Many foreign companies that are setting up outsourcing operations (IT-BPO, call center, or IT companies) in the Philippines may opt to register with the Board of Investments or BOI for tax incentives. Many existing foreign-owned outsourcing companies are BOI-registered.
The Board of Investments (BOI) provides tax breaks and other incentives to registered entities that engage in activities identified as investment priorities, or those which promote the general economic development of the Philippines, and those that are export-oriented (where export is more than 50% of production or 70% if the enterprise is more than 40% owned by foreign investors). The BOI, in consultation with the public sector, came up with an Investment Priorities Plan, listing these industries.
The BOI operates under the authority of the Department of Trade and Industry (DTI) and is mandated through the Omnibus Investments Code (Executive Order No. 226) to provide tax exemption and other incentives to registered enterprises that engage in activities enumerated in the Investment Priorities Plan (IPP) which is a list of areas of investments eligible for government incentives.
BOI-registered companies in the Philippines are entitled to numerous fiscal and non-fiscal incentives (under E.O. No. 226), including but not limited to the following:
The main advantages for an eligible BOI-registered firm are the 4 to 8 year Income Tax Holidays and the 4 to 6 year exemption from local business taxes for Pioneer and Non-Pioneer industries. To be eligible for BOI incentives, foreign investors will need to have an equity investment in a Philippine corporation.
Start-ups and other types of businesses can benefit from BOI registration in the Philippines through the following:
The requirements for BOI registration in the Philippines are as follows:
Pioneer and Non-Pioneer projects have different requirements.100% foreign-owned enterprises may avail of incentives if they engage in Pioneer projects, export at least 70% of their total production, or undertake projects in less-developed areas of the country as identified by the BOI. These enterprises are obliged to attain 60% Filipino ownership within 30 years from registration, unless they export or will be exporting 100% of their production. For enterprises engaged in Non-Pioneer projects, foreign ownership is limited to 40%, unless the enterprise will export more than 70% of its annual production.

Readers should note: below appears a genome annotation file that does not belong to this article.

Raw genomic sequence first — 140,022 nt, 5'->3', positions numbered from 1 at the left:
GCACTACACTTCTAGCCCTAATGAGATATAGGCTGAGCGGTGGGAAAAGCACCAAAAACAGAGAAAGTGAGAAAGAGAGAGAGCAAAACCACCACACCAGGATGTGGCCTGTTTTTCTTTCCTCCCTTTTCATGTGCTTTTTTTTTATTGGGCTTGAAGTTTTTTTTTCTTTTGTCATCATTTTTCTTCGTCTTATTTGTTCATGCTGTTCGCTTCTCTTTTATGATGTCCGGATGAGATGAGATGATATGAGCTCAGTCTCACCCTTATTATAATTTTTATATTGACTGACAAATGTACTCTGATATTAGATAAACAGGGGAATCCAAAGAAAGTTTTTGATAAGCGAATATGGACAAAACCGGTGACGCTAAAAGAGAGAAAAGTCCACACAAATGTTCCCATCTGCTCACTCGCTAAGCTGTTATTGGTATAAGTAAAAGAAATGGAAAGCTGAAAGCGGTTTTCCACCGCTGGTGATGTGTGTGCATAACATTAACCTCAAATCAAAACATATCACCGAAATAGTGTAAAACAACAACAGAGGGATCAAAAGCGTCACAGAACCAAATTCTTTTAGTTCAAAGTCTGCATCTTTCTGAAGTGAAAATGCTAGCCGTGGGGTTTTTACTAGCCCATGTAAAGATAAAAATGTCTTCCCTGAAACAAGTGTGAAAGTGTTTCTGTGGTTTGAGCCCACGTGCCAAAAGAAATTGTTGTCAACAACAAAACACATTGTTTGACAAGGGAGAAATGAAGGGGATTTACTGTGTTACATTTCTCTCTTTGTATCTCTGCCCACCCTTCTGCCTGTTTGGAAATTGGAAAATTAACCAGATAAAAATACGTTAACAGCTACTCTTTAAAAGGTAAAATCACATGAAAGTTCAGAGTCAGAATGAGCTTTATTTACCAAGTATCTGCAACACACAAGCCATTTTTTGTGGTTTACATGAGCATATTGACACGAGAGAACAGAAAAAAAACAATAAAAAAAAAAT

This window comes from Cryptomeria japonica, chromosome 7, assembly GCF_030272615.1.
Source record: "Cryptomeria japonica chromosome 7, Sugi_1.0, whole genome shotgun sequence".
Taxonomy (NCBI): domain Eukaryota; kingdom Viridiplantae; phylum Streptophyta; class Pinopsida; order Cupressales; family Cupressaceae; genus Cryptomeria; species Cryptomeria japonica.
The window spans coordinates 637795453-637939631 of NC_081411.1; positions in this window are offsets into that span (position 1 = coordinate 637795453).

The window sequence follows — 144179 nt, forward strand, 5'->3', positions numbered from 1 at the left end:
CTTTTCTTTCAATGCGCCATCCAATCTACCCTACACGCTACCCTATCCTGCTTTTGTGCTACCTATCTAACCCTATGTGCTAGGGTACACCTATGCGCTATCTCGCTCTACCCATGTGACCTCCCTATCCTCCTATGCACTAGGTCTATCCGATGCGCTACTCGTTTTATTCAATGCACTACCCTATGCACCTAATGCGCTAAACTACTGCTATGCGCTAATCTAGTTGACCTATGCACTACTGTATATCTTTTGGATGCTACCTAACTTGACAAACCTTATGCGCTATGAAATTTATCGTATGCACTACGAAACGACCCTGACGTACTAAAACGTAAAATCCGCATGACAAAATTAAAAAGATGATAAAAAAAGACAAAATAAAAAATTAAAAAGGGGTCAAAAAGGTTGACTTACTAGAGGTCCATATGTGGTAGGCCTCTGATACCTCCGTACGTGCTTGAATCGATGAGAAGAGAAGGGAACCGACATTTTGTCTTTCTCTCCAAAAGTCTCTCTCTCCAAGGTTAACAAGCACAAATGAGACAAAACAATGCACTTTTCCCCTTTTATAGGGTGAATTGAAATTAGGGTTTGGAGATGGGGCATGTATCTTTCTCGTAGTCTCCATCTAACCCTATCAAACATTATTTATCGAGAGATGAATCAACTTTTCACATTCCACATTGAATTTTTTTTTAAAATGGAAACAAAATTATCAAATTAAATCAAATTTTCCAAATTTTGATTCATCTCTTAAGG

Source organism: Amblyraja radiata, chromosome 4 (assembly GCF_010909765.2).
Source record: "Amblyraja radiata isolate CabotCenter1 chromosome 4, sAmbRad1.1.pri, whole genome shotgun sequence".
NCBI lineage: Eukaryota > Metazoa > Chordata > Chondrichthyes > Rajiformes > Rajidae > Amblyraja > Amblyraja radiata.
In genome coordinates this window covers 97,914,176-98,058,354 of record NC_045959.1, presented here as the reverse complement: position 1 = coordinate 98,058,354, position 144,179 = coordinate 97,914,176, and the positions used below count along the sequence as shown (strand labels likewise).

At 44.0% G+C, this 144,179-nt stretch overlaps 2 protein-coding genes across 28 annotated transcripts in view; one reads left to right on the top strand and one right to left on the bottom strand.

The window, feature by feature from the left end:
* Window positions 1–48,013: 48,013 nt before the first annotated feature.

Applying to the BOI requires the submission of a notarized application, indicating the type of projects, how the activity relates to those listed in the Investment Priorities Plan, the production capacity geared to export, the capital structure of the enterprise, and the nationality of its investors. In addition, the company must submit a feasibility report, containing five-year projected financial statements.
The eligibility criteria for BOI registration in the Philippines are as follows:
These enterprises are obliged to attain 60% Filipino ownership within thirty (30) years from registration, unless they export or are planning to export 100% of their production. Notable samples of enterprises that export 100% of their goods or services are: Business Process Outsourcing (BPO), Knowledge Process Outsourcing (KPO), Legal Process Outsourcing (LPO), Call Center Agencies, and Outsourcing Companies.
For enterprises that intend to engage in Non-Pioneer projects, foreign ownership is limited to 40%, unless the enterprise will export more than 70% of its annual production.
The usual processing time is ten (10) to twenty (20) working days depending on the type of business entity that you plan to register, the nature of your proposed activities, and the time it takes for BOI’s Management Committee to review your application.
As a holder of the Special Investors Resident Visa, an alien shall be entitled to reside in the Philippines while his investment subsists. For this purpose, he should submit an annual report, in the form fully prescribed for the purpose, to prove that he has maintained his investment in the country. Should said alien withdraw his said investment from the Philippines, the Special Investors Resident Visa issued to him will then automatically expire.
The Board of Investments (BOI) issued Memorandum Circular No. 2017-003, expounding on the implementation of the revised BOI Form S-1 (or the “Annual Report on Actual Operations”) and the guidelines for submission of reporting requirements. This streamlined the procedures for registered corporations, requiring them to submit only the Annual Report through the S-1 form. These BOI-registered corporations are not anymore required to submit the semestral reports or the BOI Form S1-2. According to the BOI, the use of the revised S-1 Form will cover reports starting fiscal year 2016. The revised form replaces eight different types of S-1 forms for different industries.
The revised S-1 Form is downloadable the BOI Website. To help RBEs in filling out the form, a Glossary and Guidelines of S-1 can be also downloaded at their website under the “BOI Applications” Tab, “Downloadable Forms” sub tab, “Monitoring” sub tab, then “Annual Report” sub tab. All mandatory fields must be accomplished and the data pertaining to the enterprise and registered project must be accurate.
For more information and clarification about the process for registration at the Board of Investments, do not hesitate to contact the reliable experts at Filepino. Email us at [email protected].